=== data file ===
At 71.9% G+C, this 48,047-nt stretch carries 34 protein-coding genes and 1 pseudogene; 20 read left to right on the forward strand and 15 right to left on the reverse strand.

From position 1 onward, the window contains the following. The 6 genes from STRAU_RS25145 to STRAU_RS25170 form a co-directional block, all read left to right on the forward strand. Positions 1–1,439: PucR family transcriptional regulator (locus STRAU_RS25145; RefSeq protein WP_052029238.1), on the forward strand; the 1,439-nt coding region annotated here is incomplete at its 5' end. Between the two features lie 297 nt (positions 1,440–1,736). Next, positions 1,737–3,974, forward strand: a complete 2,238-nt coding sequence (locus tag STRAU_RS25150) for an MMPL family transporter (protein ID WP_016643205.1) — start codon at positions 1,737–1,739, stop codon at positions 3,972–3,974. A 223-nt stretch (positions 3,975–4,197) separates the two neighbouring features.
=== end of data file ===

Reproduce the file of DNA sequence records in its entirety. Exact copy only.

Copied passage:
At 71.9% G+C, this 48,047-nt stretch carries 34 protein-coding genes and 1 pseudogene; 20 read left to right on the forward strand and 15 right to left on the reverse strand.

From position 1 onward, the window contains the following. The 6 genes from STRAU_RS25145 to STRAU_RS25170 form a co-directional block, all read left to right on the forward strand. Positions 1–1,439: PucR family transcriptional regulator (locus STRAU_RS25145; RefSeq protein WP_052029238.1), on the forward strand; the 1,439-nt coding region annotated here is incomplete at its 5' end. Between the two features lie 297 nt (positions 1,440–1,736). Next, positions 1,737–3,974, forward strand: a complete 2,238-nt coding sequence (locus tag STRAU_RS25150) for an MMPL family transporter (protein ID WP_016643205.1) — start codon at positions 1,737–1,739, stop codon at positions 3,972–3,974. A 223-nt stretch (positions 3,975–4,197) separates the two neighbouring features.